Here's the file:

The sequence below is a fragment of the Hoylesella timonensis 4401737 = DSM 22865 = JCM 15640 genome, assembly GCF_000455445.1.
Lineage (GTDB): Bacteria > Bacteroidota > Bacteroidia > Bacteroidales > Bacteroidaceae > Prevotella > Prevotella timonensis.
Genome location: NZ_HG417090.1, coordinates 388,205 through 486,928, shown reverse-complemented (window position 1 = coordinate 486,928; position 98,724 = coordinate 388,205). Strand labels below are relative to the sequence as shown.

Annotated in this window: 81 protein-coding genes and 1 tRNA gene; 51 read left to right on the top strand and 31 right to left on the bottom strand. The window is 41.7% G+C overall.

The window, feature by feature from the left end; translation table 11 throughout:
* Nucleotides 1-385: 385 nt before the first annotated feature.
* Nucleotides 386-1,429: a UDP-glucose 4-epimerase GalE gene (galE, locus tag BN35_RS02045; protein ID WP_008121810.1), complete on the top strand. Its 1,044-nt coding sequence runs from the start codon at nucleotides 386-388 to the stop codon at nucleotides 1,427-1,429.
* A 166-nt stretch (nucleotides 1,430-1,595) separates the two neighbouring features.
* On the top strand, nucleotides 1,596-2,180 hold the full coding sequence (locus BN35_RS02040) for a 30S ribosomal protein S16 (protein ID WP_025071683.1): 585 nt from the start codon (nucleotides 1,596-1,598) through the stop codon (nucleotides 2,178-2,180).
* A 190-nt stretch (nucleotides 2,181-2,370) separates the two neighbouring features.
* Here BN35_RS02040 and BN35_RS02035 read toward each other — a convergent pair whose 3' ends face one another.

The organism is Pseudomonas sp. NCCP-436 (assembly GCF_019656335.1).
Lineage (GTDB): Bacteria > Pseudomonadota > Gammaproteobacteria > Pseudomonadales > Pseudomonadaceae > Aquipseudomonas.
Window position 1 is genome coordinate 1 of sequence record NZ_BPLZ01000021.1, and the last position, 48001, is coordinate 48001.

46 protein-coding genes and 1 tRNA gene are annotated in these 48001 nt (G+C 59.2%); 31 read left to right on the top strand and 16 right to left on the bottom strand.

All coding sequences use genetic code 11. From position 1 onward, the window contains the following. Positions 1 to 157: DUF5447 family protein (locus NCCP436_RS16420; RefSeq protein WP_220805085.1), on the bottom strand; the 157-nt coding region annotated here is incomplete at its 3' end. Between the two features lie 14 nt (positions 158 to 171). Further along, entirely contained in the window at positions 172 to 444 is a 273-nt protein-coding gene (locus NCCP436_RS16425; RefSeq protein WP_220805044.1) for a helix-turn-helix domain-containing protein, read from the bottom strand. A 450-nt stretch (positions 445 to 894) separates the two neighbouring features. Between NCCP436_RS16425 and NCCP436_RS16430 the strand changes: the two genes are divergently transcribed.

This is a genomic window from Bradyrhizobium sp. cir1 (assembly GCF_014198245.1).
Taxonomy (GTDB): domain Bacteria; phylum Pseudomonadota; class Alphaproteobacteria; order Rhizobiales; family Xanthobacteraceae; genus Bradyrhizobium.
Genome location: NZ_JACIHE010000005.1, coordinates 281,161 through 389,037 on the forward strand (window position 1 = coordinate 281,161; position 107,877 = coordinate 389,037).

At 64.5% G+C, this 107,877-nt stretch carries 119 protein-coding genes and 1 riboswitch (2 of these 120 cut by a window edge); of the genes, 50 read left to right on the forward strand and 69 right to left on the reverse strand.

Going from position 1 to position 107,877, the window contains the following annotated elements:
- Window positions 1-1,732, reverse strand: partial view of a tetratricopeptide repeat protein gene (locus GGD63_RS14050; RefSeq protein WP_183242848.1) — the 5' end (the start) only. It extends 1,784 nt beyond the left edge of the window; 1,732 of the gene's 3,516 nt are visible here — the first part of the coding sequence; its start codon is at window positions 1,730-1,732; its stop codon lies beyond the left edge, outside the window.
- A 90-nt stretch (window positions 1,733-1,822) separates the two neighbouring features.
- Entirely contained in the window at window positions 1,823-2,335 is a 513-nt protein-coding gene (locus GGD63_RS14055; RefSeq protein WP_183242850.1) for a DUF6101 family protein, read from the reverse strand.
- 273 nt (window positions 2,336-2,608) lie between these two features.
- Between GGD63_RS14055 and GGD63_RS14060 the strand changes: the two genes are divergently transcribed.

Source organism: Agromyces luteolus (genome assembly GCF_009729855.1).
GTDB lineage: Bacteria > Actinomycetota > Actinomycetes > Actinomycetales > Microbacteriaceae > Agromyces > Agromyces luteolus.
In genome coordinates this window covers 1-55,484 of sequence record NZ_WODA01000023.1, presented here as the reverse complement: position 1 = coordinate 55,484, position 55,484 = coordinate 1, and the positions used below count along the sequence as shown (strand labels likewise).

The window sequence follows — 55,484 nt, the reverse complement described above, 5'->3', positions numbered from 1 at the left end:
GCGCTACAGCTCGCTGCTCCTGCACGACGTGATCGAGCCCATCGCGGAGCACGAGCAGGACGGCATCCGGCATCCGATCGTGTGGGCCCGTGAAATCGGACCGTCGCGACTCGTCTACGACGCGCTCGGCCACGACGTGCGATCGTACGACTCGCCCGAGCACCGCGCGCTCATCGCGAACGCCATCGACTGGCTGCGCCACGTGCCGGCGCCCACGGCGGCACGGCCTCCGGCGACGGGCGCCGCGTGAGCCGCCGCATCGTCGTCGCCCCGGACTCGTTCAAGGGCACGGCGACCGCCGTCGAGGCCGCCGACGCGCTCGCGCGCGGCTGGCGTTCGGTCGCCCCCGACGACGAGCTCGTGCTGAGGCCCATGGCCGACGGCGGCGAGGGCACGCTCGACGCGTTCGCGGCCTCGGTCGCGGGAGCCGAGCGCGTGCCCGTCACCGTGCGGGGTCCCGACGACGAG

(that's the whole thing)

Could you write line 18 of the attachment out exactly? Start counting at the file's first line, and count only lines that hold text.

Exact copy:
Taxonomy (GTDB): domain Bacteria; phylum Pseudomonadota; class Alphaproteobacteria; order Rhizobiales; family Xanthobacteraceae; genus Bradyrhizobium.